While I was in the building, I managed to snap this bird sitting on one of the roof ridges a moment before it flitted away.


Overall, Dufu’s Cottage is a very picturesque garden with features such as a red-walled path overarched with green bamboo.


Or this pleasant waterside pavilion.


Or this pavilion with a stele with an inscription from a Tang Dynasty noble called Prince Guo (which features on a mouse mat I believe I bought in Changzhou).


Or ponds full of lilies.


There are quite a few displays in the place including one building with pictures of various Chinese leaders from Mao to Jiang Zemin who had visited Dufu’s Cottage. Deng Xiaoping said that if you visited Chengdu without visiting Dufu’s Cottage, then you weren’t visiting the place at all. Curiously, there were examples of calligraphy by various Party boys on display, only some of which were clearly identified. Either the staff don’t know who produced the calligraphy, or they don’t want to say for some reason, but I noted that the ill-fated Liu Shaoqi was among those who dropped by. So was French president Jacques Chirac.

I tried to do a circuit of the place, but got slightly lost in the middle. Nonetheless, I managed, somehow, to see most of the grounds. I note that once again, like the map they hand out at Wuhou, the map of Dufu’s Thatched Cottage is in Chinese, Japanese and Korean. In fact on this map, there’s not a scrap of English.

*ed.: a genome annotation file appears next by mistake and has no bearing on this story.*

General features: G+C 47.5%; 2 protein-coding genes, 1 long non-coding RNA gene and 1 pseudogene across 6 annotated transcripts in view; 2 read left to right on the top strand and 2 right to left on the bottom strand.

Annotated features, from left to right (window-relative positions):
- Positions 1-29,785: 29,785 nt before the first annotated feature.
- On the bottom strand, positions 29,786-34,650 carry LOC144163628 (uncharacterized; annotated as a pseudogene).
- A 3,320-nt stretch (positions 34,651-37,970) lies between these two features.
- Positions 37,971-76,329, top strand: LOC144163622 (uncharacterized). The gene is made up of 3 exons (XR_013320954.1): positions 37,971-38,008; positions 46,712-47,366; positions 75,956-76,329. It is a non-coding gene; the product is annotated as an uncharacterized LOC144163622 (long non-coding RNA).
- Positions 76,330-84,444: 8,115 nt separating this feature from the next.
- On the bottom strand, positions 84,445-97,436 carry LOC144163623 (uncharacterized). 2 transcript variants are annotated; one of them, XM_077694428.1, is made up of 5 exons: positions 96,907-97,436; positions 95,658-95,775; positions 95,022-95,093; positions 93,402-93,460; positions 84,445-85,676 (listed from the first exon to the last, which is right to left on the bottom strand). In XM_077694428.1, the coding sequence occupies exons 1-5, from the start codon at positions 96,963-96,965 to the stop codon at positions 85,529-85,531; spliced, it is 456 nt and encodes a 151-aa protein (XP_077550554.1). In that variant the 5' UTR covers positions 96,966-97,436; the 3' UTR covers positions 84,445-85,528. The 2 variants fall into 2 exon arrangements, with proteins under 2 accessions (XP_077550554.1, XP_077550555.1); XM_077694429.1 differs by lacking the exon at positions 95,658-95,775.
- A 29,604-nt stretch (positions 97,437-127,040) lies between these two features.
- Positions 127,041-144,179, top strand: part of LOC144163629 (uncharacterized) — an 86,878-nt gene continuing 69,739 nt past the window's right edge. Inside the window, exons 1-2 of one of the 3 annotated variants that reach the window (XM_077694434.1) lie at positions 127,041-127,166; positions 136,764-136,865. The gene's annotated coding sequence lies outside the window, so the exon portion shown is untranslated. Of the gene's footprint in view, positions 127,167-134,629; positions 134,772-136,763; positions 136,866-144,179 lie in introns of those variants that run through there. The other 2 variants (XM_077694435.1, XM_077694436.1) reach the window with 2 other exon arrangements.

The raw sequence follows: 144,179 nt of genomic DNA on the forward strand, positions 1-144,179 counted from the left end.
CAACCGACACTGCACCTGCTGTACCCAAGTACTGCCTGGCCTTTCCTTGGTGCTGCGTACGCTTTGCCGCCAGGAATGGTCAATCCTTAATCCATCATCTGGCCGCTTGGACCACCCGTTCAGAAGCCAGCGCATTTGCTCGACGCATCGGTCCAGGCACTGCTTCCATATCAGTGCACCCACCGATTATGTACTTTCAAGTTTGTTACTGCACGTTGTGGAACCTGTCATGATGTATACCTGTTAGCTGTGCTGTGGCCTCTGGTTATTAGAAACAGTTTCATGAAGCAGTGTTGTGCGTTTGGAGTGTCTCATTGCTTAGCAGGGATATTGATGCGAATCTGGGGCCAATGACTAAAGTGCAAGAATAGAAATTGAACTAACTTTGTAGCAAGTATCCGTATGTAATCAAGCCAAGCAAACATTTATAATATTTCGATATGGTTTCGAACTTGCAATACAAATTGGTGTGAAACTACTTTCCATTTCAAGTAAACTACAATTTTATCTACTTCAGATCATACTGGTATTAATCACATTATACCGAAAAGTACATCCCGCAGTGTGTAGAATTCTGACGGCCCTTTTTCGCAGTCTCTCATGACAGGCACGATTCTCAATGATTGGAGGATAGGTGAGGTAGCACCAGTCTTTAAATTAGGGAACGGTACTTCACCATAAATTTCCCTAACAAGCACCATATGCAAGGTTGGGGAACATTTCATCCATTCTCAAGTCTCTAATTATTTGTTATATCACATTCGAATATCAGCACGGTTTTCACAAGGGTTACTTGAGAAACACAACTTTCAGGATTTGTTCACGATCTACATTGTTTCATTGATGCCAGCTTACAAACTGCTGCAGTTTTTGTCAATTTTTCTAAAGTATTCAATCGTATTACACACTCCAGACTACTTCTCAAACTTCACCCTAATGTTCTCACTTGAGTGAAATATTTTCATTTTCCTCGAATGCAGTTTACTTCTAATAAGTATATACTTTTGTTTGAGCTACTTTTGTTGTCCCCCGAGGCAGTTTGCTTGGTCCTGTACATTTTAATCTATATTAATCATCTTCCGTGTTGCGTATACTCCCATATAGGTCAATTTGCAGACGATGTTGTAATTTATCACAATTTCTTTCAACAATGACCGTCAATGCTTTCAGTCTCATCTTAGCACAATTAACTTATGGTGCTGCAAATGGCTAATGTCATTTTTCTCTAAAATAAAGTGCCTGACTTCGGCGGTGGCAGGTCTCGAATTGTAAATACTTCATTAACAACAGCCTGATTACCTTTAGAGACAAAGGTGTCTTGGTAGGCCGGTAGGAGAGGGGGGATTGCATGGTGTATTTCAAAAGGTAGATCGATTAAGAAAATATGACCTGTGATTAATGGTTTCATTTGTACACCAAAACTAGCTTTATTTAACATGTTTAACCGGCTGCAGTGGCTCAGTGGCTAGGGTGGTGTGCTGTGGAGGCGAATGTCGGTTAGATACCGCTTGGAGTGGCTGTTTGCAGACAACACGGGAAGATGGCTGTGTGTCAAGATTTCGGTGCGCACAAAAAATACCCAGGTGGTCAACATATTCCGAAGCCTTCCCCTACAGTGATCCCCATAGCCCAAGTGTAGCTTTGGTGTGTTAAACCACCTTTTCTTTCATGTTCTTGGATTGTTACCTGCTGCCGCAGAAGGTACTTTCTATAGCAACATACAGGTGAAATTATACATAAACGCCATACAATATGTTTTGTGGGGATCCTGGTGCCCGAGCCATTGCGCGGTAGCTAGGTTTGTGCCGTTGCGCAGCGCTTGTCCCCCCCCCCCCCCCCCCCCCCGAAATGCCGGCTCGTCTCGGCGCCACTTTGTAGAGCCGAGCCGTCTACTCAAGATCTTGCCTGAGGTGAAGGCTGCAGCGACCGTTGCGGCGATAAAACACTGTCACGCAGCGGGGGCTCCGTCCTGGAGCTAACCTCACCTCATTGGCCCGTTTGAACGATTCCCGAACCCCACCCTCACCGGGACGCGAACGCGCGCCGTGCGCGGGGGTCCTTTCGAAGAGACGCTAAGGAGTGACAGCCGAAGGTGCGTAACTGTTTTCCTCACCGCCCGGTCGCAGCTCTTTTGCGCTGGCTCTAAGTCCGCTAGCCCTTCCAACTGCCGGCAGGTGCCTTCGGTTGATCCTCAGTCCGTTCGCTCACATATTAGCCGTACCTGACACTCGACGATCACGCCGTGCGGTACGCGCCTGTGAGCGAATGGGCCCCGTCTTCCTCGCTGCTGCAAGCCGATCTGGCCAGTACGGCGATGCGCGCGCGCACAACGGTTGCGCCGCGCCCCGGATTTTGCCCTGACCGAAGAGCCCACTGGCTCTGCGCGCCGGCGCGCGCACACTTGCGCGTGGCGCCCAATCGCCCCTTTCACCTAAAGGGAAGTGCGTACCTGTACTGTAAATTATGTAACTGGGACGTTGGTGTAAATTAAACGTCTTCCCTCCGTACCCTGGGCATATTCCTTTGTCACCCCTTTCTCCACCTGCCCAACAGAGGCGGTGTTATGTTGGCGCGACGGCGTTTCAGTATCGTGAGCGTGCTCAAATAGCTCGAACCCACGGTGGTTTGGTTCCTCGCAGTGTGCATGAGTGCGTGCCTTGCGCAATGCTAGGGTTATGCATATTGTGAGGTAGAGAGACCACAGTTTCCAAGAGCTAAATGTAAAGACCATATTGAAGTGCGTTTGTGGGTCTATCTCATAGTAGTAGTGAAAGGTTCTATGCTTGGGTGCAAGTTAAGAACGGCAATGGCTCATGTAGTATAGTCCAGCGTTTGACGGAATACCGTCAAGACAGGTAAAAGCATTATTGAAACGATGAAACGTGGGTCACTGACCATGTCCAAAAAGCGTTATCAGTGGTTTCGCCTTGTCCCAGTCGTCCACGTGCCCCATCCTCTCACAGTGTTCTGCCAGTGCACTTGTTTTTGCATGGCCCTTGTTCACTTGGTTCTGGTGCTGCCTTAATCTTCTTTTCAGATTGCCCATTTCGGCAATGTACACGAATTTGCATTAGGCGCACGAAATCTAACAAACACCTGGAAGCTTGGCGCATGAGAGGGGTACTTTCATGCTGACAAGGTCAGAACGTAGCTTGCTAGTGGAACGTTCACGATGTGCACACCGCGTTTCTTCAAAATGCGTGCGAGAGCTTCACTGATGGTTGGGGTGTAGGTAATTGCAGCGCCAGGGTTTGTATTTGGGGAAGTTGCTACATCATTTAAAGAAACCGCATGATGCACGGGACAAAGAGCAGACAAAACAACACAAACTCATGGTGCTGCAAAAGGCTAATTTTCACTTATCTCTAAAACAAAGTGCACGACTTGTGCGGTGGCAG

So, if you’re ever in Chengdu and have 2½ to 3 hours to spare, then this place is worth a visit. (Now if the Sichuan Tourist Board would pay me an advertising fee…)

So that’s what it means

The T-shirt has spoken.

longfeng About some years ago, I bought a T-shirt from the Silk Market in Beijing. It had a picture of a dragon and a phoenix in a roundel (much like the illustration) beside which were some handwritten characters. I managed to figure out what the first two were without much bother (龍 lóng “drag­on” and 鳳 fèng “phoenix”), but the other two characters have always looked in­de­ciph­er­able. Tonight I thought I’d see if I could track them down in my dictionary. The last character was quite easy to find, and I took a guess at the structure third which is written in a rather scrappy fashion.